I had the honor yesterday of chatting with Reuben Steiger, CEO of virtual-world services company Millions of Us, for the first in a series of podcasts he plans to do from his car during his 15-minute drive to work each morning. (I’m calling this technique “roadcasting.”) We mostly covered the State of Play / Terra Nova symposium I’d been at, but Reuben also started a betting pool going as to how many registered users Second Life would garner by the end of the year. Free to enter, prize is US$500 in cold, hard, taxable cash. Give us a listen.
Adam Pasick (aka Adam Reuters in SL), the Reuters correspondent covering Second Life, sends word that he’ll be conducting two in-world interviews this week with business heavyweights who might be of interest to many SL residents: Nintendo of America president Reggie Fils-Aime and Warner Music chief executive Edgar Bronfman. Both will have their own avatars and take questions from residents as well. Continue reading
I haven’t to this episode of SecondCast yet (I had to miss the taping), but from what I’m told, the sparks were flying. Johnny Ming and Torrid Midnight co-host a discussion of the many real-world corporations that have come into the virtual world of Second Life lately, and the kind of press coverage they’re getting. Guests include Spin Martin, SNOOPYbrown Zamboni (aka Jerry Paffendorf of the Electric Sheep Company), and the most muckraking tabloid journalist in cyberspace, Urizenus Sklar, founder of the Second Life Herald, where he’s been kicking butt and taking names lately. And getting all hot and bothered about the hyperbole he sees in the mainstream media’s coverage of Second Life. It’s a bit of a pot and kettle situation, that, but Uri’s just doing his job. As is the press, which usually goes through a cycle of hype when exciting new things come along. That’s followed by a cycle of skepticism, and finally, if the subject lasts long enough, coverage settles down into something approaching balanced. The challenge for Second Life will be to keep growing long enough to reach the balanced period.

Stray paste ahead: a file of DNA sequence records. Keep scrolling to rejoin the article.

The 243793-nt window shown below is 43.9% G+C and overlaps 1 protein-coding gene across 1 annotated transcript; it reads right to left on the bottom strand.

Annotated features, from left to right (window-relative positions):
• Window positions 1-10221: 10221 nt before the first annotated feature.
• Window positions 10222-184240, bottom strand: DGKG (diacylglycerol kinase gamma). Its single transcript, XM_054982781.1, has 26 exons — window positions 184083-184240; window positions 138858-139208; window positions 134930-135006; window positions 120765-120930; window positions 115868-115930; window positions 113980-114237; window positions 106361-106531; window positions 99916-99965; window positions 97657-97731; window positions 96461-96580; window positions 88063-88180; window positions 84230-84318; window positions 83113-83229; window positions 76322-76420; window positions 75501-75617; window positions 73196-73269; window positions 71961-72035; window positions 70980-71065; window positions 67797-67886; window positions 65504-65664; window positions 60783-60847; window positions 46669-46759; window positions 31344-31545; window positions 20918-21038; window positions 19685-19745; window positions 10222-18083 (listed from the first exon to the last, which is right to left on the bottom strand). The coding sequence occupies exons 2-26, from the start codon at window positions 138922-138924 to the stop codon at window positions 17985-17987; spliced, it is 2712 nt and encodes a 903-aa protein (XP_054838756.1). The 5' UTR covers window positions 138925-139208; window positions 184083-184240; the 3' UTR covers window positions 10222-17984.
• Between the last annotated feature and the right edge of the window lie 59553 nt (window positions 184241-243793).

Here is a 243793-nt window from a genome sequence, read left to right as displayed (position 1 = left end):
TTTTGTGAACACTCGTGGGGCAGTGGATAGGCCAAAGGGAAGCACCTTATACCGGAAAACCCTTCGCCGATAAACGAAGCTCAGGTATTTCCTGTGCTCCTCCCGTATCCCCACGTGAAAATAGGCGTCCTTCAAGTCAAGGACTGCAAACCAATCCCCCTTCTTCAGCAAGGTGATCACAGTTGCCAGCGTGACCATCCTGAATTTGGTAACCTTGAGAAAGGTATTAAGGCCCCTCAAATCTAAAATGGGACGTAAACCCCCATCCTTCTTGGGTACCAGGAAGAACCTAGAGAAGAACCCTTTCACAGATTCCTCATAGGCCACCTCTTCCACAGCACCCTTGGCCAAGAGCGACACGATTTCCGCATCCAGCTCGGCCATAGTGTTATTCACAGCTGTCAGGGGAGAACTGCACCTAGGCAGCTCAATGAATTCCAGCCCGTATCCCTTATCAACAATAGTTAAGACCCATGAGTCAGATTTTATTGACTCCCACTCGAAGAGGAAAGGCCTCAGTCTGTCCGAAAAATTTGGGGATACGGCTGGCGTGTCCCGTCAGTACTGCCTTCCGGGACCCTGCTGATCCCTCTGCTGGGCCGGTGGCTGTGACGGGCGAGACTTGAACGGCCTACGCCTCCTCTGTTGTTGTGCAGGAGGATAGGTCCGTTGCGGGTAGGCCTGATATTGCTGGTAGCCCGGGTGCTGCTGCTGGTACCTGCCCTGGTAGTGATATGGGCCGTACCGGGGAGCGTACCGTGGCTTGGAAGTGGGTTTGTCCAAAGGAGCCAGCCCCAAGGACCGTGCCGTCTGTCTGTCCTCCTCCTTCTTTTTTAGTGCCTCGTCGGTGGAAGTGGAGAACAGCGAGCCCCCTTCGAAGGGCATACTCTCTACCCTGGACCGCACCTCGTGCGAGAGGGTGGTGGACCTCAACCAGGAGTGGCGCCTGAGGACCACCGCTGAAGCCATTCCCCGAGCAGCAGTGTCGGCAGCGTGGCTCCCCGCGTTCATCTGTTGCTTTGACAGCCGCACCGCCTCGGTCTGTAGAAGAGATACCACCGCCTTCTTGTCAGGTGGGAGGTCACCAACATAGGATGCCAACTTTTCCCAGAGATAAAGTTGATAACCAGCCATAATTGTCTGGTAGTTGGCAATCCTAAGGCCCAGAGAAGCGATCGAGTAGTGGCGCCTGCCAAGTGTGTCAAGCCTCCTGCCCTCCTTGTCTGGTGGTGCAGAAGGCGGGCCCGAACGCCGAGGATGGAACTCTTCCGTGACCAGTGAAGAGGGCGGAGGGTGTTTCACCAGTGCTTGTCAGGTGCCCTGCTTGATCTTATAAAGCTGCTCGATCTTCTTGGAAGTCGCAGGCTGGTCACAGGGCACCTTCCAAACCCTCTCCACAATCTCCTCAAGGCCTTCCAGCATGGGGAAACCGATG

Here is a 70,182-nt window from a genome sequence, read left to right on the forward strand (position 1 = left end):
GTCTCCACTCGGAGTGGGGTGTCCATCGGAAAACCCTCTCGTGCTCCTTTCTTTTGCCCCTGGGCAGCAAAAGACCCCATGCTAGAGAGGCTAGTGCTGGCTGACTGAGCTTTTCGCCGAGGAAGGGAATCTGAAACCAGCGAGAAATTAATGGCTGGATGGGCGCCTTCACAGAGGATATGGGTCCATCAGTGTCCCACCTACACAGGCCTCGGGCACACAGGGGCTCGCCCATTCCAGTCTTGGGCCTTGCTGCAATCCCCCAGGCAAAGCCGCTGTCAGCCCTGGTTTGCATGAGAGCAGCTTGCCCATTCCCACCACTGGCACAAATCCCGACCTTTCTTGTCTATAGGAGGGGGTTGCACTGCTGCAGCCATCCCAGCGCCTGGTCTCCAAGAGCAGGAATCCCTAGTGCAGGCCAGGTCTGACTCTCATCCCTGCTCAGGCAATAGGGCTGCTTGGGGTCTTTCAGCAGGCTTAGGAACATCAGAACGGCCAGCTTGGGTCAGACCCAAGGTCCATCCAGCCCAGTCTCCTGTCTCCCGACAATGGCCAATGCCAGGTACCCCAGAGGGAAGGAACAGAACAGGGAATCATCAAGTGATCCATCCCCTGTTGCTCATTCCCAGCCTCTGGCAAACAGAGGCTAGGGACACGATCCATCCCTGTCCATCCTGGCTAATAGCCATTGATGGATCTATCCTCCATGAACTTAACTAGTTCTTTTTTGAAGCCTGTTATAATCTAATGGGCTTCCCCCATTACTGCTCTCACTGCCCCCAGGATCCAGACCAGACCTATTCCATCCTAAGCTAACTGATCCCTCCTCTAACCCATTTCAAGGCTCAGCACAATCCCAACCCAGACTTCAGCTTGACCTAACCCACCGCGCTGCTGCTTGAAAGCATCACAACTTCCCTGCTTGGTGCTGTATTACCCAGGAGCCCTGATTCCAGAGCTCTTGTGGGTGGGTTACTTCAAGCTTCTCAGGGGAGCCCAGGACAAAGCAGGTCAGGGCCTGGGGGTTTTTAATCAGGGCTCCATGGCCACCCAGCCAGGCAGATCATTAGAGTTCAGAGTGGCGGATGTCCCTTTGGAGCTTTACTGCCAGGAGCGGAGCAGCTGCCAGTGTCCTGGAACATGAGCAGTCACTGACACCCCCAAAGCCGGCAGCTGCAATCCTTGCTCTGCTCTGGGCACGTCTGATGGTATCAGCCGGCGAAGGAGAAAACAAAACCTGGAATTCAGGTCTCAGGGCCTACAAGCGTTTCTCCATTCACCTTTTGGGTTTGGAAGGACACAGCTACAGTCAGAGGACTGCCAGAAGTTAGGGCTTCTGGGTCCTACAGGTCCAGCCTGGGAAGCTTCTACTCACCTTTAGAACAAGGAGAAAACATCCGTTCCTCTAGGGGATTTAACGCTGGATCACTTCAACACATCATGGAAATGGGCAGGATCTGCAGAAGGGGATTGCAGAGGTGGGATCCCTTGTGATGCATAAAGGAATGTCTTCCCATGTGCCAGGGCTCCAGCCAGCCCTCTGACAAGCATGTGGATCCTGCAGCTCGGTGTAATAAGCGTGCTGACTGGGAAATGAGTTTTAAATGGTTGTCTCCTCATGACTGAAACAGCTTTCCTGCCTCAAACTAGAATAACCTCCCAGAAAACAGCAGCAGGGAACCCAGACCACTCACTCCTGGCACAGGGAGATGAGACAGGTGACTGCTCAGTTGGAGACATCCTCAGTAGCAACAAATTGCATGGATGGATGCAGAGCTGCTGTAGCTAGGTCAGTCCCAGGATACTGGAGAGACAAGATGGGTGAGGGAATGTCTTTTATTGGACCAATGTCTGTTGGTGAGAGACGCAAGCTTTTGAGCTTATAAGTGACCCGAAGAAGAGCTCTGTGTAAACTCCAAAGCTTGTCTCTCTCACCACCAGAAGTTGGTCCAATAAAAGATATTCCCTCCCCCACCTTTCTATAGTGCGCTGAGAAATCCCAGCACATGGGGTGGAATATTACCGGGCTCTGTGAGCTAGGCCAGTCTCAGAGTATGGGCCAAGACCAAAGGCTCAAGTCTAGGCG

Wayne Ashley, who helped curate a set of recent workshops and symposia known as Breaking the Game, sends along a link to what looks like an interesting collection of recorded conversations, interviews and guided tours from those sessions, which were devoted to things like the intersection of the real and virtual where 3D design is concerned, “virtual worlds, computer gaming, immersive technologies, and new possibilities for artistic practice and experience,” and ways to “open up the art of game modification to the contingencies of everyday life, where virtual technologies increasingly mediate physical spaces and human movements in very complex and dynamic ways.” I’ve dipped into a few of the recordings here and there and they do promise a rich trove of thought to mine. Jerry, of course, seems to have weaseled his way onto the roster, as ever, but there are also a number of less ubiquitous thinkers you may not have encountered before, whose thoughts are just as well worth watching. Enjoy.
Linden Lab, the company behind the virtual world of Second Life, banned 60 accounts this week over what amounted to two distributed denial-of-service attacks perpetrated on the same day. The attacks, which involved seeding the SL Grid with self-replicating objects which soon choked off processing power, forced Linden Lab to disable much of SL for long periods on Monday. Past attacks have shut the Grid down altogether. Linden Lab CEO Philip Rosedale, reported the banned accounts in an audio Town Hall meeting held Tuesday. Continue reading